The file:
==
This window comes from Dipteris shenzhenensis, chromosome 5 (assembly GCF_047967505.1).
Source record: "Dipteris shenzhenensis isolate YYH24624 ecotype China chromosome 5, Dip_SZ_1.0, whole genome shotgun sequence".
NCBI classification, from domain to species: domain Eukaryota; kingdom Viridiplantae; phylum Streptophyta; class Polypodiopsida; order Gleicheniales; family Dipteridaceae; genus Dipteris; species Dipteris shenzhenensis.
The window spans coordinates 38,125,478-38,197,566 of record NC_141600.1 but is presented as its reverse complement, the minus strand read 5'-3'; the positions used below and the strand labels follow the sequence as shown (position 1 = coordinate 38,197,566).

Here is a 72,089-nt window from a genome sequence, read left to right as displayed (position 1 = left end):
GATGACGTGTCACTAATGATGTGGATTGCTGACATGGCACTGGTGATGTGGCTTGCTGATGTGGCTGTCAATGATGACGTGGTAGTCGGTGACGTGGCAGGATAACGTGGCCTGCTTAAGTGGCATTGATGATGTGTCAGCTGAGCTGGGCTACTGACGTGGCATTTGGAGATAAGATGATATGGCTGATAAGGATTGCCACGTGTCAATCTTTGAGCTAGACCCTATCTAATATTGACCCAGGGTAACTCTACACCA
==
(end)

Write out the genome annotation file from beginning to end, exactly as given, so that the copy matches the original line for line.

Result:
This window comes from Dipteris shenzhenensis, chromosome 5 (assembly GCF_047967505.1).
Source record: "Dipteris shenzhenensis isolate YYH24624 ecotype China chromosome 5, Dip_SZ_1.0, whole genome shotgun sequence".
NCBI classification, from domain to species: domain Eukaryota; kingdom Viridiplantae; phylum Streptophyta; class Polypodiopsida; order Gleicheniales; family Dipteridaceae; genus Dipteris; species Dipteris shenzhenensis.
The window spans coordinates 38,125,478-38,197,566 of record NC_141600.1 but is presented as its reverse complement, the minus strand read 5'-3'; the positions used below and the strand labels follow the sequence as shown (position 1 = coordinate 38,197,566).

Here is a 72,089-nt window from a genome sequence, read left to right as displayed (position 1 = left end):
GATGACGTGTCACTAATGATGTGGATTGCTGACATGGCACTGGTGATGTGGCTTGCTGATGTGGCTGTCAATGATGACGTGGTAGTCGGTGACGTGGCAGGATAACGTGGCCTGCTTAAGTGGCATTGATGATGTGTCAGCTGAGCTGGGCTACTGACGTGGCATTTGGAGATAAGATGATATGGCTGATAAGGATTGCCACGTGTCAATCTTTGAGCTAGACCCTATCTAATATTGACCCAGGGTAACTCTACACCA